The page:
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In biblical times, geography often had profound theological and spiritual significance. The journey of Joseph and Mary from Nazareth to Bethlehem, described in the Gospel of Luke, offers a striking example. On a modern map, Bethlehem and Jerusalem are south of Nazareth. Thus, one might expect the description of their journey to be that they “went down” from Nazareth. However, Luke records it differently: “Joseph too went up from Galilee from the town of Nazareth to Judea, to the city of David that is called Bethlehem” (Lk 2:4).

This phraseology is not merely geographical but holds deeper significance. Bethlehem, near Jerusalem, is indeed at a higher altitude than Nazareth in Galilee. Consequently, travelers moving from Nazareth in the north to Bethlehem in the south were physically climbing up in elevation.

The Physical and Spiritual Ascent

The expression “ascending to Jerusalem” symbolizes both a literal and metaphorical ascent. Jerusalem, situated on a high hill, required a literal climb for those approaching it. This climb was particularly arduous for those walking the ancient roads leading to the city. Yet, the phrase also captures the spiritual journey to the heart of Jewish worship – the temple of God, often referred to as “the Mountain of the Lord’s House.”

Prophetic Visions of Jerusalem

The prophets of the Old Testament envisioned Jerusalem as the spiritual pinnacle of the world. From this city, the Lord’s instruction would emanate to all nations. Isaiah prophesied: “In days to come, the mountain of the LORD’s house shall be established as the highest mountain and raised above the hills. All nations shall stream toward it” (Isa 2:2). Similarly, Micah echoed this vision, stating: “Many nations shall come, and say, ‘Come, let us climb the LORD’s mountain, to the house of the God of Jacob, that he may instruct us in his ways, that we may walk in his paths.’ For from Zion shall go forth instruction, and the word of the LORD from Jerusalem” (Mic 4:2).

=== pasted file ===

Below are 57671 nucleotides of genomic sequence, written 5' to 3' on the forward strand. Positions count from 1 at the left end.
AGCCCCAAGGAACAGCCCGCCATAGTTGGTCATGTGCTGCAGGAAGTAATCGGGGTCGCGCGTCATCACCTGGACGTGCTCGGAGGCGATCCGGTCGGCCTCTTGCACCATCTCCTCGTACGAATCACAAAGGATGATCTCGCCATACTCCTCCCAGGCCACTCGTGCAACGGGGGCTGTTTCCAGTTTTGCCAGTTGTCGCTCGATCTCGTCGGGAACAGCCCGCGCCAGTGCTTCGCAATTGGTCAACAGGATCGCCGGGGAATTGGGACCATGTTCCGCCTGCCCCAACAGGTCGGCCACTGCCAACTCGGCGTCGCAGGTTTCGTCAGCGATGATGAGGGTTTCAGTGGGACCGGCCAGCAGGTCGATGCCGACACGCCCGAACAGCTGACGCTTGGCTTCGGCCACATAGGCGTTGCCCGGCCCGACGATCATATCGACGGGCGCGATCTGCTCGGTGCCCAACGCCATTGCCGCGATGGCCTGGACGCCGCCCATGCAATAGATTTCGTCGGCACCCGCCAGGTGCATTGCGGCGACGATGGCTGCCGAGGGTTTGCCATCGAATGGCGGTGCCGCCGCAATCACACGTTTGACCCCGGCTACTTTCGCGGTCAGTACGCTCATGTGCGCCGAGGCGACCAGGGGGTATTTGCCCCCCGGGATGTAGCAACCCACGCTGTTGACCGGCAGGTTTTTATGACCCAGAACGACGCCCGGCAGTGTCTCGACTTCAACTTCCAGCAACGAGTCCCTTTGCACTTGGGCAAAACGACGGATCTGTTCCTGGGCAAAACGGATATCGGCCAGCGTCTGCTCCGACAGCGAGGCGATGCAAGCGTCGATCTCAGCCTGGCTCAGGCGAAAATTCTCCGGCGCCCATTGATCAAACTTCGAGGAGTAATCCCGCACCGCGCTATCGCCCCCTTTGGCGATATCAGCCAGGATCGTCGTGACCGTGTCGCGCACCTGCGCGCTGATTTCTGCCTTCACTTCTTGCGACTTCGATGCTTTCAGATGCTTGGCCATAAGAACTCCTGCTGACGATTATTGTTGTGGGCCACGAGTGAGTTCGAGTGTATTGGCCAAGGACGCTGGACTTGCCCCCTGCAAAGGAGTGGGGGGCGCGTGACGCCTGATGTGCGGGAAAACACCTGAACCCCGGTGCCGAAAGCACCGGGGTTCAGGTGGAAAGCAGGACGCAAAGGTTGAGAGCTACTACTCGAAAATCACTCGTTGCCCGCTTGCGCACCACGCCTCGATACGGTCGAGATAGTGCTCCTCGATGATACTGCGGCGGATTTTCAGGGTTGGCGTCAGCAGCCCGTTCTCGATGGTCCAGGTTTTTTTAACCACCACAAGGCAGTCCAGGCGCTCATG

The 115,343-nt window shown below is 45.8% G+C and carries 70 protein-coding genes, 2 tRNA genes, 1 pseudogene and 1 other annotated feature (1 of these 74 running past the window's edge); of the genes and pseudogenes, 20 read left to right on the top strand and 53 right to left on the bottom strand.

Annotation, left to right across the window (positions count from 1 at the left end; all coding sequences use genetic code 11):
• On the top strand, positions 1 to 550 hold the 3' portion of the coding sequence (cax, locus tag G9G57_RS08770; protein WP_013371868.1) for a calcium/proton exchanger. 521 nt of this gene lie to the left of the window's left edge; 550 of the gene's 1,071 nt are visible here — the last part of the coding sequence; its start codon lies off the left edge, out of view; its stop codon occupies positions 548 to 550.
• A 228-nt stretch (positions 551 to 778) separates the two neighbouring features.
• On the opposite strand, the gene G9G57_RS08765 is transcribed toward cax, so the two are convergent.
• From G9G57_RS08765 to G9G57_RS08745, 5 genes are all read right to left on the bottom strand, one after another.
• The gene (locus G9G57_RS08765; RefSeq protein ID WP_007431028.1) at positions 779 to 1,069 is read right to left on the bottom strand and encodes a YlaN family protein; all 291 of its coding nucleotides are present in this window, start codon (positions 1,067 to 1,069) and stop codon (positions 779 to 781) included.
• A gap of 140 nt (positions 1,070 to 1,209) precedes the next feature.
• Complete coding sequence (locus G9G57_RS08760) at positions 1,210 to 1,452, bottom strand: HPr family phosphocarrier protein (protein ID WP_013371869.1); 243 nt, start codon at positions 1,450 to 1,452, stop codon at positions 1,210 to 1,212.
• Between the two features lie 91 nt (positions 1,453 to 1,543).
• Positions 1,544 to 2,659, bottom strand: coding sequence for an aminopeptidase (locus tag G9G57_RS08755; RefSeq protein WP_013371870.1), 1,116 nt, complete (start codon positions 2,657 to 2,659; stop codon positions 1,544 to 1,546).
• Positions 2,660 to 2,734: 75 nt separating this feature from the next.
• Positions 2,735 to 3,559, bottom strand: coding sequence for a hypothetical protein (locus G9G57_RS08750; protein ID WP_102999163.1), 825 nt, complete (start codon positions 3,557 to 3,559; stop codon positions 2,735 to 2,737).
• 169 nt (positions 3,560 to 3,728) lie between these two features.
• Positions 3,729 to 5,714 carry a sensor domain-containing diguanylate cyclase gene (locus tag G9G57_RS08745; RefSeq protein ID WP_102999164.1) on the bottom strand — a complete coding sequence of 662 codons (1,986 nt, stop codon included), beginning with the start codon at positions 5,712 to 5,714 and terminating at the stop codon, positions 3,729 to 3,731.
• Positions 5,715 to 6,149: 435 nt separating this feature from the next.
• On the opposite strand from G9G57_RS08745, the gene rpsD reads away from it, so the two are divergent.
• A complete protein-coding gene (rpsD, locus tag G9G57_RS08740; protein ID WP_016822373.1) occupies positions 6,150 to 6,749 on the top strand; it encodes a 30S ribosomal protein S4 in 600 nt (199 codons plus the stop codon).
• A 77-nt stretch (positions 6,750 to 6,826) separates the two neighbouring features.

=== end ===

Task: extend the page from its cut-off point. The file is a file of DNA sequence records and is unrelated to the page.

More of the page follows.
For Christians, the concept of “going up to Jerusalem” can serve as a metaphor for our spiritual journey. Just as the ancient pilgrims climbed the physical and spiritual heights to reach Jerusalem, we too are called to ascend in our faith and relationship with God. This ascent is not without effort; it requires dedication, perseverance, and a heart set on the things of God.

The journey to Jerusalem represents a call to draw closer to God, to seek His guidance, and to follow His ways. It is an invitation to leave behind the mundane and ascend to a place of greater spiritual awareness and connection with the Divine.

As we reflect on the journey of Joseph and Mary and the prophetic visions of Jerusalem, we are reminded of our own spiritual journeys. The path to deeper faith may be challenging, requiring us to overcome obstacles and climb steep spiritual hills. However, the reward is great. As we “go up” to our own spiritual Jerusalem, we find ourselves in closer communion with God, receiving His instructions and walking in His paths.

Let us embrace the journey with faith and determination, always seeking to climb higher in our relationship with God. As we do, we can be assured that His word and guidance will lead us, just as it flowed from Jerusalem to the nations. May we continually strive to ascend spiritually, drawing ever nearer to the heart of our Heavenly Father.

In our daily lives, let us remember the significance of “going up to Jerusalem.” May it inspire us to seek higher ground in our spiritual walk, to strive for a deeper connection with God, and to embrace the journey with faith and perseverance. For it is in this ascent that we truly find the fullness of life in Christ.

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